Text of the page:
Which of the following, if true, most helps to explain the urban planning consultants' position?
Originally, scientists predicted small asteroids to be hard and rocky, as any loose surface material (called regolith) generated by impacts was expected to escape their weak gravity. Aggregate small bodies were not thought to exist, because the slightest sustained relative motion would cause them to separate. But observations and computer modeling are proving otherwise. Most asteroids larger than a kilometer are now believed to be composites of smaller pieces. Those imaged at high-resolution show evidence for copious regolith despite the weak gravity. Most of them have one or more extraordinarily large craters, some of which are wider than the mean radius of the whole body. Such colossal impacts would not just gouge out a crater-they would break any monolithic body into pieces. In short, asteroids larger than a kilometer across may look like nuggets of hard rock but are more likely to be aggregate assemblages-or even piles of loose rubble so pervasively fragmented that no solid bedrock is left.

The rubble hypothesis, proposed decades ago by scientists, lacked evidence, until the planetologist Shoemaker realized that the huge craters on the asteroid Mathilde and its very low density could only make sense together: a porous body such as a rubble pile can withstand a battering much better than an integral object. It will absorb and dissipate a large fraction of the energy of an impact; the far side might hardly feel a thing. At first, the rubble hypothesis may appear conceptually troublesome. The material strength of an asteroid is nearly zero, and the gravity is so low one is tempted to neglect that too. The truth is neither strength nor gravity can be ignored. Paltry though it may be, gravity binds a rubble pile together. And anybody who builds sandcastles knows that even loose debris can cohere. Oft-ignored details of motion begin to matter: sliding friction, chemical bonding, damping of kinetic energy, etc. We are just beginning to fathom the subtle interplay of these minuscule forces.

The size of an asteroid should determine which force dominates. One indication is the observed pattern of asteroidal rotation rates. Some collisions cause an asteroid to spin faster; others slow it down. If asteroids are monolithic rocks undergoing random collisions, a graph of their rotation rates should show a bell-shaped distribution with a statistical "tail" of very fast rotators. If nearly all asteroids are rubble piles, however, this tail would be missing, because any rubble pile spinning faster than once every two or three hours would fly apart. Recently, several astronomers discovered that all but five observed asteroids obey a strict rotation limit. The exceptions are all smaller than about 150 meters in diameter, with an abrupt cutoff for asteroids larger than 200 meters. The evident conclusion-that asteroids larger than 200 meters across are rubble piles-agrees with recent computer modeling of collisions. A collision can blast a large asteroid to bits, but those bits will usually be moving slower than their mutual escape velocity (the lowest velocity that a body must have in order to escape the orbit of a planet). Over several hours, gravity will reassemble all but the fastest pieces into a rubble pile.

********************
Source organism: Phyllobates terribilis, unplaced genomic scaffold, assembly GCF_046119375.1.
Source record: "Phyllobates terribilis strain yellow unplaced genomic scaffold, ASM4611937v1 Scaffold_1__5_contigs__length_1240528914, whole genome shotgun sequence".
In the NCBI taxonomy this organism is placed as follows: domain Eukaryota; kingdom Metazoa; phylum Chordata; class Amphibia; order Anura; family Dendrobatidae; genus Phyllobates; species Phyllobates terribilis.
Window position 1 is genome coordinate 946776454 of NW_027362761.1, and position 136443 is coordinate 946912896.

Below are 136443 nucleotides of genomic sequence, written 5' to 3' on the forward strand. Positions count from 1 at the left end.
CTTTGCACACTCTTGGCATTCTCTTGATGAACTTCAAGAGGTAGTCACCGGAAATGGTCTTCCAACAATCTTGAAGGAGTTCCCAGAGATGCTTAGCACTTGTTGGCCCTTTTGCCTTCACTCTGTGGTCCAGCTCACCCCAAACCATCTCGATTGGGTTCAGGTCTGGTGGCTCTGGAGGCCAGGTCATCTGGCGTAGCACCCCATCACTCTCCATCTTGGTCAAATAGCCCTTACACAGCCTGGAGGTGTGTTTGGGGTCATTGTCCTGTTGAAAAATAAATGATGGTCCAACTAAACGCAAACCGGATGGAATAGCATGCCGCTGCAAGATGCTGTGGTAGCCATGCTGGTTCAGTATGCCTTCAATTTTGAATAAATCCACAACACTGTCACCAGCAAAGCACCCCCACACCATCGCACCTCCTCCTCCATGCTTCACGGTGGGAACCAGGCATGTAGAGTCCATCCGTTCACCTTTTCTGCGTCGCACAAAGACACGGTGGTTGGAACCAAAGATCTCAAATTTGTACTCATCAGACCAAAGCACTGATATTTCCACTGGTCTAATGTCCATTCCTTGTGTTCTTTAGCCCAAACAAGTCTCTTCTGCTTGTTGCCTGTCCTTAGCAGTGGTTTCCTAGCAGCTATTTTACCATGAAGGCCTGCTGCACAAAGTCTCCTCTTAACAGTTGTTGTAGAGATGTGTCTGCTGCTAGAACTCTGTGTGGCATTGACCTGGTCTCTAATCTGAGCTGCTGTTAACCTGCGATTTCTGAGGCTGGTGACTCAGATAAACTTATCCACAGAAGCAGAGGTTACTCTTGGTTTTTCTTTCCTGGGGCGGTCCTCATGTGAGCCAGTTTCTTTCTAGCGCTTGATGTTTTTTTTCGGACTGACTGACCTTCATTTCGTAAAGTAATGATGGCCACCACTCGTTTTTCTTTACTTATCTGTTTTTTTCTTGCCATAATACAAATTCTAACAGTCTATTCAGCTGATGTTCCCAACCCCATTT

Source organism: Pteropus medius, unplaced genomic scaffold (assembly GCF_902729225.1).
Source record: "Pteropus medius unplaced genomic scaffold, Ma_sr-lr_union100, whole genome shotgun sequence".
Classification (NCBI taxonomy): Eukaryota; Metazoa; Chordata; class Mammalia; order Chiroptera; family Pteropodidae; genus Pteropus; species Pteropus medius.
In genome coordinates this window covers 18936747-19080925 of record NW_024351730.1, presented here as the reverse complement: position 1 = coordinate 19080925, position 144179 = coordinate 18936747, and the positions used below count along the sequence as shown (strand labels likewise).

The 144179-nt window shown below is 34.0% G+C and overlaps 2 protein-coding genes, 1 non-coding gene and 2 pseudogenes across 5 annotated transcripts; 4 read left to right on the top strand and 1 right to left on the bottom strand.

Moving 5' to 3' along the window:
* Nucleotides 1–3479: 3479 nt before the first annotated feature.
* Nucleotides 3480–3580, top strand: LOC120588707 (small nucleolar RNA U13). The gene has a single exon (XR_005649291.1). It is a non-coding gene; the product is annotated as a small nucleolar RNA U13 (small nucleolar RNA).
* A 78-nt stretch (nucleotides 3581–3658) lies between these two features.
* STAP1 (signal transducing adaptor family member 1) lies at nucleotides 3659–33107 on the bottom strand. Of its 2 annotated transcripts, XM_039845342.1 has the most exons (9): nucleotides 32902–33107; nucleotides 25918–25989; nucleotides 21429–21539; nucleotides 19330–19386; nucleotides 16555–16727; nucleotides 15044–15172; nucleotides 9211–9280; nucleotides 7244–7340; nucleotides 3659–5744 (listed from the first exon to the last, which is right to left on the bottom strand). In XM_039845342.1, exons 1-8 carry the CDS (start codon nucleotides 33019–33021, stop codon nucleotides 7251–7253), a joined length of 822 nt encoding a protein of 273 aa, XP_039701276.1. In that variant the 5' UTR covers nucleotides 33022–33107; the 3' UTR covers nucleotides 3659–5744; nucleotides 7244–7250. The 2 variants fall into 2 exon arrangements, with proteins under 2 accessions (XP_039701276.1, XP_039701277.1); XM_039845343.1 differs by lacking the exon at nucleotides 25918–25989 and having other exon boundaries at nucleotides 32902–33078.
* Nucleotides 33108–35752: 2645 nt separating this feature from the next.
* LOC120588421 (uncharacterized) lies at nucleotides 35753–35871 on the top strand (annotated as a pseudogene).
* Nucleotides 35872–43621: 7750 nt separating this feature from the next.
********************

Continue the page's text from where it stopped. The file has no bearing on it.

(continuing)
According to the rubble-pile hypothesis, an advantage conferred on an asteroid held together by weak forces is that it is
Carvania is known to have a greater number of auto fatalities per capita than is the neighboring province of Cheviraul.Nonetheless, the number of collisions per capita that result in whiplash injuries is less than half those per capita of neighboring Cheviraul.?While such a finding implies that accidents occurring in Cheviraul are more likely to result in whiplash, there is another fact that should not be overlooked: unlike insurance providers in Cheviraul, those in Carvania do not pay premiums for automobile accident-related whiplash. Because many incidents of whiplash apparently go unreported in Carvania,?the actual number of incidents of whiplash in Carvania may be equal to, if not more than, the number of whiplash incidents in Cheviraul.